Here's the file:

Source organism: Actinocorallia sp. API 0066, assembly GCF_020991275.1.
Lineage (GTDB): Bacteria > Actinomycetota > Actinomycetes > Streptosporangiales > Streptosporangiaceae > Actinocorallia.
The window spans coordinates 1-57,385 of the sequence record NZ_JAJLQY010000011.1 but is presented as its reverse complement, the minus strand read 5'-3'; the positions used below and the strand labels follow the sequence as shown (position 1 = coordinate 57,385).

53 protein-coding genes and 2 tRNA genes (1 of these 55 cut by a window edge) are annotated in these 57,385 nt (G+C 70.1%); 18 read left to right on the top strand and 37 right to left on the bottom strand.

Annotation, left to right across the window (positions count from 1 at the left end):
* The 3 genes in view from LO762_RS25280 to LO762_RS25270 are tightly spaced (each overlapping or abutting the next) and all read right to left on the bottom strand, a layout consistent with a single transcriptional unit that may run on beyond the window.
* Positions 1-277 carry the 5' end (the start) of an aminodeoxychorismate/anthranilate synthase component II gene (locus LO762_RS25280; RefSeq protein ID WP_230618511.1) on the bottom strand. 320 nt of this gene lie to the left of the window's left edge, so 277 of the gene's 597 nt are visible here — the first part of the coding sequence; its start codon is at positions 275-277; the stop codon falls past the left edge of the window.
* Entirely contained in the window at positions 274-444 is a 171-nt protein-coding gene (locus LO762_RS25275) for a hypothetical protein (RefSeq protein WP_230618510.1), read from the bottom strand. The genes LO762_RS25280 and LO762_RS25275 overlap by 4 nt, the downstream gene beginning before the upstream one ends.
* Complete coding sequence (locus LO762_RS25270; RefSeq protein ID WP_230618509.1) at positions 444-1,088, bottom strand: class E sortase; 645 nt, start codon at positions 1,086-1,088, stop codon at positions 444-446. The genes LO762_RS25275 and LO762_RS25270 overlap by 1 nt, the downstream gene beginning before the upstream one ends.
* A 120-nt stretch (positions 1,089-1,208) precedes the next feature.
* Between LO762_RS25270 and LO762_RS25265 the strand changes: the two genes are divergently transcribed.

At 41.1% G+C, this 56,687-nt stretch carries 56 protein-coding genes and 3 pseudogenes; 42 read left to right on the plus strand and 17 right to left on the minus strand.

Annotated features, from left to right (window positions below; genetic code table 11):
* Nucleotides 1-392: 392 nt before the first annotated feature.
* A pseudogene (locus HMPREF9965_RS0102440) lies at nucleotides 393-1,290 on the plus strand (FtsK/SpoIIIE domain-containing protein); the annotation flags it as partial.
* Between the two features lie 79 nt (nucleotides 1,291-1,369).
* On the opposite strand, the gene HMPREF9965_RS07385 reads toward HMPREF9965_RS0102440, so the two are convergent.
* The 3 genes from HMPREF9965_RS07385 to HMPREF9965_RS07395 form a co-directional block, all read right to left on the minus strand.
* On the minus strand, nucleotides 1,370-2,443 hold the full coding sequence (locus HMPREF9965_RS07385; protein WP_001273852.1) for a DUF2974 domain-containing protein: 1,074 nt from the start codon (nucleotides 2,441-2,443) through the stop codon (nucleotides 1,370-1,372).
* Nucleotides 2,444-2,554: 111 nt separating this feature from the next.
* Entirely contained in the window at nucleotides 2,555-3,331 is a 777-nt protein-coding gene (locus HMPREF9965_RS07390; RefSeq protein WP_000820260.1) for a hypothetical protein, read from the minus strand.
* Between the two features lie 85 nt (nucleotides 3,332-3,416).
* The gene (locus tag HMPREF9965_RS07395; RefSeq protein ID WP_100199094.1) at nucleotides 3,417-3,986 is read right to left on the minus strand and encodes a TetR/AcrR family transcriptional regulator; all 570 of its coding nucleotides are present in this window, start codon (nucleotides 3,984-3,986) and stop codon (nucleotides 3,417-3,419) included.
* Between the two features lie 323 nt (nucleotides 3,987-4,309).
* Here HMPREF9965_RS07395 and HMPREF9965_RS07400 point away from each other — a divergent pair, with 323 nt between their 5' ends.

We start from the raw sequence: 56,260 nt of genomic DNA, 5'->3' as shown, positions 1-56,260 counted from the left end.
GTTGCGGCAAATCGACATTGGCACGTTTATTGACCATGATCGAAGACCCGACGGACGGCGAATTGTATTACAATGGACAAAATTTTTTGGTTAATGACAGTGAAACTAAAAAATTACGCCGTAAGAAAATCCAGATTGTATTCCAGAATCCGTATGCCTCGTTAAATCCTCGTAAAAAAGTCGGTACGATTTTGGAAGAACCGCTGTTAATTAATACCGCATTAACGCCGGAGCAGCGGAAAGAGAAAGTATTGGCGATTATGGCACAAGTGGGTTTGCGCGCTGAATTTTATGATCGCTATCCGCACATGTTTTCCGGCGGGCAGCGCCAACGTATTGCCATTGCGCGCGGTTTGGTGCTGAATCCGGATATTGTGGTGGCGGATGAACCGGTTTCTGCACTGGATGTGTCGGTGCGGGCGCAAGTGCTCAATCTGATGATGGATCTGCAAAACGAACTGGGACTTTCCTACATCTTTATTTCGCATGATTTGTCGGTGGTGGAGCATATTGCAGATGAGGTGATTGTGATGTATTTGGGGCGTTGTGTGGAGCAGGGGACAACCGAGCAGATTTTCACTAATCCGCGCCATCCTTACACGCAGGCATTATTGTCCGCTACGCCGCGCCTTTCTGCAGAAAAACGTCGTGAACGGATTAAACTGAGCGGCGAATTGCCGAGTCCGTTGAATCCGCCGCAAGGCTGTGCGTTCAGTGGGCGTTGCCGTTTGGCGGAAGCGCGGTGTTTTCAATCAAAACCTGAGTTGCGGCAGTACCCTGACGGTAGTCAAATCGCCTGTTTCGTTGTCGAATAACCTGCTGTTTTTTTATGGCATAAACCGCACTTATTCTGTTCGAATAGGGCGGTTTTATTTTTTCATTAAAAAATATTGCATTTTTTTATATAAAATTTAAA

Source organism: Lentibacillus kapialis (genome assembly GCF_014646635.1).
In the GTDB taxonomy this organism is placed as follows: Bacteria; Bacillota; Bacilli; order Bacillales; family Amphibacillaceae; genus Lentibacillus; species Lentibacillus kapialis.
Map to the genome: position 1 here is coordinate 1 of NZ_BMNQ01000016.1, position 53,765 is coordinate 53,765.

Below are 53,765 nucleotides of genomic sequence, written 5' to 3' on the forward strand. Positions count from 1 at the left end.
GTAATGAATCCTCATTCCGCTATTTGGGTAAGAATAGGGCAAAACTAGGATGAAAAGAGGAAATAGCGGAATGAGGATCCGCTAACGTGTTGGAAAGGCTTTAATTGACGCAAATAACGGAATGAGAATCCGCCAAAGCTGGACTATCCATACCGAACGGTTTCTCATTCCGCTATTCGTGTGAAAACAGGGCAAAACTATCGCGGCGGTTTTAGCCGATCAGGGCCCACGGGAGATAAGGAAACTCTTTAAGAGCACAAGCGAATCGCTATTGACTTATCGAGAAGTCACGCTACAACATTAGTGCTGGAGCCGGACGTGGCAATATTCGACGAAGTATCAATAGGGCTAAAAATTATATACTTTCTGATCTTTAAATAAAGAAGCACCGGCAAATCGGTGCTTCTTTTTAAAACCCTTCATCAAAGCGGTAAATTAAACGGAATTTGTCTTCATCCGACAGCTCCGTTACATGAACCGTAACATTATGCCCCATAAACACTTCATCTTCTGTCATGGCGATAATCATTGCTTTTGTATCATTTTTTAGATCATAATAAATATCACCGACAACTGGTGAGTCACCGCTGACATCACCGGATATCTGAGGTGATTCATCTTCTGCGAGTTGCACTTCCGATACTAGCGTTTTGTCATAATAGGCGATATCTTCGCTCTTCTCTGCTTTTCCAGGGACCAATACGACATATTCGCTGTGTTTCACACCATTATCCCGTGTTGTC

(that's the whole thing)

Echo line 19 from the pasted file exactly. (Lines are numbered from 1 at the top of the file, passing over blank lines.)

* On the minus strand, nucleotides 1,370-2,443 hold the full coding sequence (locus HMPREF9965_RS07385; protein WP_001273852.1) for a DUF2974 domain-containing protein: 1,074 nt from the start codon (nucleotides 2,441-2,443) through the stop codon (nucleotides 1,370-1,372).